I am a native of Chicago and have lived in Southwest Missouri since 1982. My husband of 26 years, Hugh, is a retired Physics and Chemistry teacher. We live on a 30-acre hobby farm with several horses, some dogs, cats and a duck. We have three married daughters and nine (soon to be ten!) grandchildren.
I am a Licensed Professional Counselor with a Masters in Guidance in Counseling from Missouri State University (1992). In October 2001, I had the privilege of serving with a Crisis Response team, traveling to New York to provide support to families who lost loved ones in the attack. This occurred just six months after the untimely loss of our 18-year-old Son. These events became part of my resolve to embrace all that happens in life and use it to extend support and understanding to others.
Throughout an extended portion of my career, I provided mental health treatment (directly, not using an interpreter) to people who are Deaf. This set me on a path of researching and implementing the relationship between successful treatment outcomes and a system of delivery that is affirmative to one’s specific culture; not unlike civilians who work with military individuals and families. My friends and family served in Viet Nam. My father served in the Navy. My Great Uncle served in the United States Air Force, 1942-1972. He was a Lieutenant Colonel and pilot of a B-17 bomber, with a flight log recording 20 successful missions. Still, I understand my strongest connection is knowing what I don’t know, and understanding I will always be a student of military culture.
I have worked with the Lone Survivor Foundation for two years. When I first began talking with them, I had already traded my office for a pasture in preference to the transformation brought about by the use of horses in mental health treatment. I am certified in the experiential, solution-focused EAGALA model of equine assisted therapy. How pleased I was to learn Lone Survivor includes EAGALA work at their retreats also. I have been honored to work with LSF as a Behavioral Consultant and as the mental health member of the Equine team.
For the first several months, I was intrigued while listening to retreat participants share the outcomes of their Accelerated Resolution Therapy (A.R.T.) sessions. In a short time, they were able to experience relief from traumatic symptoms and triggers. I took the training, and now also provide A.R.T. to attendees.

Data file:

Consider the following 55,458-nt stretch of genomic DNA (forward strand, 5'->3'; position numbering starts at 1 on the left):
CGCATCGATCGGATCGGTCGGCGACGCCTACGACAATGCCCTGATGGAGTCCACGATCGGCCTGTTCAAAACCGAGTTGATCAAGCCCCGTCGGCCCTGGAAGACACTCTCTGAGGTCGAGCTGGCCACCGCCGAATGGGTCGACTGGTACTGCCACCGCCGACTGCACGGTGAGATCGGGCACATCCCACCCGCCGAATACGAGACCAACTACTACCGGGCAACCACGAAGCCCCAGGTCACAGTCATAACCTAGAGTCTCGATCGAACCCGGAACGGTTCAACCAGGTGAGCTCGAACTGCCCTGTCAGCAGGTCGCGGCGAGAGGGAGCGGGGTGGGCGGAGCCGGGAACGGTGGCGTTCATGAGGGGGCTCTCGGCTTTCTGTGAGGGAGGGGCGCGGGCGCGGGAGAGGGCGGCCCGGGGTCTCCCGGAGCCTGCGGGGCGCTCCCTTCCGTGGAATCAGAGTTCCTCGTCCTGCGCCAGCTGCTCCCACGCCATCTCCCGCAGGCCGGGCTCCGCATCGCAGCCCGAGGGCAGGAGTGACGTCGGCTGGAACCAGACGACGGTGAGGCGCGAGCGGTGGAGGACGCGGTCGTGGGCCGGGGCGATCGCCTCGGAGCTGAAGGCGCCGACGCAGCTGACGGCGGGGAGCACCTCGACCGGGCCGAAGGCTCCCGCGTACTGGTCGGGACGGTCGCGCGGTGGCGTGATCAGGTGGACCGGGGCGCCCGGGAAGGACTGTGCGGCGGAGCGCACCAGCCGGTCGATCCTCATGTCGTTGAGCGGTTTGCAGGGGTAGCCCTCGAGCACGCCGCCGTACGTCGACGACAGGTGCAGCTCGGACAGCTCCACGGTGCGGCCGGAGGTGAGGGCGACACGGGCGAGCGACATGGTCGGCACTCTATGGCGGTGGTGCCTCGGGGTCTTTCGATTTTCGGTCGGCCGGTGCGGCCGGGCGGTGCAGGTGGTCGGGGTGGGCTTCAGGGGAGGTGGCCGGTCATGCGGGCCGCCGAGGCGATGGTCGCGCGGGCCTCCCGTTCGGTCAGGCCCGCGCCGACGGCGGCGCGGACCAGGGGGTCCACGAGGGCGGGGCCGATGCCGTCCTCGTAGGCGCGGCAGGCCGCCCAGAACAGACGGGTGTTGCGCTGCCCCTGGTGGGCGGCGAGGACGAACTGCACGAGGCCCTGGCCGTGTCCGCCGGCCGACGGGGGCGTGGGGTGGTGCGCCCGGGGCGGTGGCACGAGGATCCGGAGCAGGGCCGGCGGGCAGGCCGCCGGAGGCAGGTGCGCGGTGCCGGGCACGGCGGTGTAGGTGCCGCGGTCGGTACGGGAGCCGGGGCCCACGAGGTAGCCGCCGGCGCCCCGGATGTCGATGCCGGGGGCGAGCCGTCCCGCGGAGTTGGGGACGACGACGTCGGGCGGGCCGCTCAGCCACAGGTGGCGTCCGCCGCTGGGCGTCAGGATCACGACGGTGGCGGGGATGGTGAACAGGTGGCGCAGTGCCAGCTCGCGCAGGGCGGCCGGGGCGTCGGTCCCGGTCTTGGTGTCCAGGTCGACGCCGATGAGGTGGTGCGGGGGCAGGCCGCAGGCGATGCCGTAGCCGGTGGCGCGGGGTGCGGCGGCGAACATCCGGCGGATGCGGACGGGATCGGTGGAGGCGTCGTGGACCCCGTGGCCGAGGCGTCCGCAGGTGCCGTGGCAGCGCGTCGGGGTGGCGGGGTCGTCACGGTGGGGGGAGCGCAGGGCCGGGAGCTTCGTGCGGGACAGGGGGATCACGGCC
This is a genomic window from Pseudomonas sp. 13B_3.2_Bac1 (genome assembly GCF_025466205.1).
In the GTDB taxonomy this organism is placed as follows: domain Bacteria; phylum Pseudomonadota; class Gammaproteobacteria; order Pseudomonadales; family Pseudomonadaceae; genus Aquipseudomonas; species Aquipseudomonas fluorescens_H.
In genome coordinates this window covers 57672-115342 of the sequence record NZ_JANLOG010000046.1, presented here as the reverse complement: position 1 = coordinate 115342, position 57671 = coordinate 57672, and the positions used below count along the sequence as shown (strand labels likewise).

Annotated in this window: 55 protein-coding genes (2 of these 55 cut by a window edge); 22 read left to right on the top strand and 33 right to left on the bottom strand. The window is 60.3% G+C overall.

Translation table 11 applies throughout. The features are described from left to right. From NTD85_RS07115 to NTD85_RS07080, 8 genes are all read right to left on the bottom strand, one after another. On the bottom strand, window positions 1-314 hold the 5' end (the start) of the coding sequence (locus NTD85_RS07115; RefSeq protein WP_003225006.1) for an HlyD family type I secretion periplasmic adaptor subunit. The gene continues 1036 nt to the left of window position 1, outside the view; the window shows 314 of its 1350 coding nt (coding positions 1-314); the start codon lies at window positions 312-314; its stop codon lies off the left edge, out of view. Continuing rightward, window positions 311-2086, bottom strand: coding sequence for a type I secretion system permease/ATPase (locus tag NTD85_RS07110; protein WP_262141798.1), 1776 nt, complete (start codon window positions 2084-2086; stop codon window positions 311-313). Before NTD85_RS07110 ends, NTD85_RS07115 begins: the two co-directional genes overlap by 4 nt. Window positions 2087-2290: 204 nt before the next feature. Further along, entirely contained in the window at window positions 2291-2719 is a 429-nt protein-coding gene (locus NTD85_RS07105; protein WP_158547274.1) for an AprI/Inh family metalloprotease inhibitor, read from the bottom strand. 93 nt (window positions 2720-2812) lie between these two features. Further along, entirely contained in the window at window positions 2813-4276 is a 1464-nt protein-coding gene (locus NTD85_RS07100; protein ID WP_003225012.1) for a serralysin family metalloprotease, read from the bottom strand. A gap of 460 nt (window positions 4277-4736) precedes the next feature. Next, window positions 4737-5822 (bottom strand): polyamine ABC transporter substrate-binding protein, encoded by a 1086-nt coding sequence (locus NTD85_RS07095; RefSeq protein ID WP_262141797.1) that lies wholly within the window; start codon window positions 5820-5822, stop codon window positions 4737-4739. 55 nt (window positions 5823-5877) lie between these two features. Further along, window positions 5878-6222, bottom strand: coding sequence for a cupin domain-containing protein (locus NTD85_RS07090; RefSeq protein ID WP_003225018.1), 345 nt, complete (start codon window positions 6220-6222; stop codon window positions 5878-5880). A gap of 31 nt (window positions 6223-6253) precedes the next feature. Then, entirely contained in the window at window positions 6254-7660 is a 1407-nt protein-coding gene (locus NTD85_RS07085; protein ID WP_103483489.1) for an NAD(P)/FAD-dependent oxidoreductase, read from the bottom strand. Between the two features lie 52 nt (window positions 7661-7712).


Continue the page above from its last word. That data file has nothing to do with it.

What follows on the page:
After working at almost 20 retreats, there are so many memories and highlights I will treasure. I love when we raise the Stars and Stripes on the first day. The jokes and riddles at meal time. When someone rather skeptically agrees to try a new modality and ends up asking for extra sessions. Watching attendees hike to the beach together, exchanging contact information.
My favorite part is our closing group – together at dinner, around the fire pit or just having coffee… The reflections come from the heart; getting on that plane and arriving at the airport…a beautiful and quiet facility…the meals!… new information and so many new resources…no judgment…feeling respected, now knowing I’m not alone…connection…laughter and safety…authentic conversations…change…challenge…hope and renewal…gratitude…The box of tissues usually makes its way around the circle.
I count the time between retreats like the countdown to a holiday. I love what happens during those five short days. It is tough for me to say goodbye at the end. But I have confidence that our honored guests are not leaving the same as they were when they arrived. They come to do the work of healing, growing and continuing to serve. As I travel back home, I thank God for the opportunity to have a small part in their journey. I thank Him for the people who give time and resources to make the retreats possible. In so many ways LSF is continuing to carry out the mission to Never Quit.